After the introduction in Chapter 1, most of Thucydides first book is given over to examining the causes and events leading up to the war. While he describes several diplomatic incidents, Thucydides points out that,

The real cause I consider to be the one which was formally most kept out of sight. The growth and power of Athens, and the alarm which this inspired in Lacedaemon, made war inevitable. Still, it is well to give the grounds alleged by either side which led to the dissolution of the treaty and the breaking out of war.

The two Greek power blocks had essentially been fighting a cold war since shortly after the Persian conflict, and each had built up its military assets and financial reserves in anticipation of an eventual war. With both sides primed in this way, it didn’t require much to set them off. Despite this, the Spartans avoided declaring war as long as possible, even when pressed hard by their allies to do something about the Athenian situation. Thucydides blames this on the Spartan culture. As opposed to democratic Athens where risk-taking and quick decision were applauded, the Spartans are conservative and over-cautious. In 1:6 he puts this view in the mouth of a Corinthian envoy addressing the Spartan leaders,

The Athenians are addicted to innovation, and their designs are characterized by swiftness alike in conception and execution; you have a genius for keeping what you have got, accompanied by a total want of invention, and when forced to act you never go far enough. Again, they are adventurous beyond their power, and daring beyond their judgment, and in danger they are sanguine; your wont is to attempt less than is justified by your power, to mistrust even what is sanctioned by your judgment, and to fancy that from danger there is no release.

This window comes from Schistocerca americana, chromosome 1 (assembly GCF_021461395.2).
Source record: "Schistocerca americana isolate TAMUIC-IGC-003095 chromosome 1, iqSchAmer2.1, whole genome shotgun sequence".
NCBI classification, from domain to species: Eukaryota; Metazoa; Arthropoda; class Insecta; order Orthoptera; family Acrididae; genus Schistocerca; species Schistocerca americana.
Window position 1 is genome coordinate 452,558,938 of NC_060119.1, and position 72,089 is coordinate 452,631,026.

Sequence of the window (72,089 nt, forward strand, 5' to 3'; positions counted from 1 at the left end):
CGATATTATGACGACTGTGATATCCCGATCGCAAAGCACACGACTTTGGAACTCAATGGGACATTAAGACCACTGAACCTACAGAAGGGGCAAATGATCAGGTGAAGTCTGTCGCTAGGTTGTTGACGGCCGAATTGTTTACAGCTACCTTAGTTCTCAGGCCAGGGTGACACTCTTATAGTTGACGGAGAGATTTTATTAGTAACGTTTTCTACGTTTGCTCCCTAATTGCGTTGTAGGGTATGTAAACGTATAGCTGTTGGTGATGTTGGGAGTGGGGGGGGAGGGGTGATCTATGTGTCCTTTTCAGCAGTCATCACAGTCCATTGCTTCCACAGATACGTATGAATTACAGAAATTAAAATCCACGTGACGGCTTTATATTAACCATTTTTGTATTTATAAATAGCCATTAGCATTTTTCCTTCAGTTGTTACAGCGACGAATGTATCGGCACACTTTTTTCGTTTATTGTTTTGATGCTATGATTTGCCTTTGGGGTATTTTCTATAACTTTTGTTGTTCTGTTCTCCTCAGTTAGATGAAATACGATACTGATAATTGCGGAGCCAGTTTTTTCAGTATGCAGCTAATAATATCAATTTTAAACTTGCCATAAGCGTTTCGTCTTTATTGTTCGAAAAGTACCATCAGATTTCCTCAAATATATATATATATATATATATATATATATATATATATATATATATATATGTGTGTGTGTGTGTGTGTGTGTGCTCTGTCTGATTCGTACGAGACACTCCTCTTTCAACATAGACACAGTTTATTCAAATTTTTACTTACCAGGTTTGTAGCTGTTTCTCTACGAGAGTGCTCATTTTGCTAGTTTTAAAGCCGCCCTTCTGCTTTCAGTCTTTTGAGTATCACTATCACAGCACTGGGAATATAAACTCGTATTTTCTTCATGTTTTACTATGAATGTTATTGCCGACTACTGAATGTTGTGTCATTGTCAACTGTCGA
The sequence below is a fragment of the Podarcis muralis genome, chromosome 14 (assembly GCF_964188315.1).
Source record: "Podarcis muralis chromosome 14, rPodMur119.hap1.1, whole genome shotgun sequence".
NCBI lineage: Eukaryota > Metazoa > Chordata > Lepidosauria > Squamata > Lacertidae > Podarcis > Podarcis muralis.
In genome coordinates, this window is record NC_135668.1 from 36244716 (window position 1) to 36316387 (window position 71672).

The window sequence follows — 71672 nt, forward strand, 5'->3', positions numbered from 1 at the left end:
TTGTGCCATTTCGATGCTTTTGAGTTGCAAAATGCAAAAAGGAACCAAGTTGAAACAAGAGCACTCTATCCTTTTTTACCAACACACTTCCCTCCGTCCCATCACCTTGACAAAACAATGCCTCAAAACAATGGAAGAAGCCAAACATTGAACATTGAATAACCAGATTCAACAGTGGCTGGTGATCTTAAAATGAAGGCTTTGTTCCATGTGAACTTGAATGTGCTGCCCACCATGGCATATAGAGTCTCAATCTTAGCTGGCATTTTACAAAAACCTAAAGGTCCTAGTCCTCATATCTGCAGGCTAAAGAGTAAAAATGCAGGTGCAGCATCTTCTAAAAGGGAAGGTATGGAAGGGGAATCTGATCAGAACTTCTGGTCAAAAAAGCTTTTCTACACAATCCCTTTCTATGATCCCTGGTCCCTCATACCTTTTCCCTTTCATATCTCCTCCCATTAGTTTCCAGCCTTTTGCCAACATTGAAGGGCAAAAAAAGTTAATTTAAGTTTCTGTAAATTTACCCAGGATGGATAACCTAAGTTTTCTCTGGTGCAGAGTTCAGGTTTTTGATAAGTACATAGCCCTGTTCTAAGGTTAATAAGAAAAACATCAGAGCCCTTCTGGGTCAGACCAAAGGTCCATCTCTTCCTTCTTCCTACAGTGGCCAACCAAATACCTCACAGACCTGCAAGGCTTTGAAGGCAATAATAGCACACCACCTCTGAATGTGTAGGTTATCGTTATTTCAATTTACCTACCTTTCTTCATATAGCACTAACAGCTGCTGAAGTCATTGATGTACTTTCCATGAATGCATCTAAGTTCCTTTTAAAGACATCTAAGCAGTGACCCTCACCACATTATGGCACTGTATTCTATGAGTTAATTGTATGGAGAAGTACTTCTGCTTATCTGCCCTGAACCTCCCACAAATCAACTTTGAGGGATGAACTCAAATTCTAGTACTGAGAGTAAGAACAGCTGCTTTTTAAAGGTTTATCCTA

This is certainly one possible interpretation. However, it is hard criticize the Spartans for wanting to avoid war, or trying to avoid conflict with an aggressive power that had many times their own military budget. The fact is that in our Western literary tradition, particularly since the renaissance, we tend to be heavily biased towards the Athenians. Mostly, this is attributable to the number of works by Athenian authors which have made it into our official Western Cannon. As later writers have striven to make a case for democracy as the one best form of government, an implicit narrative has emerged where the democratic, freedom loving Athenian philosophers fought nobly against the ranks of faceless, fascist, uncultured Spartans. Our high school history texts dwell on the Academy of Athens, but the brutal training of young men in Sparta.

History, as a genre, is about narrative. It straddles the line between literary and non-fiction, because all historic writing tells a story, yet must still conform to known facts.

The Spartan Mother, Louis-Jean-François Lagrenée [public domain via Wikimedia]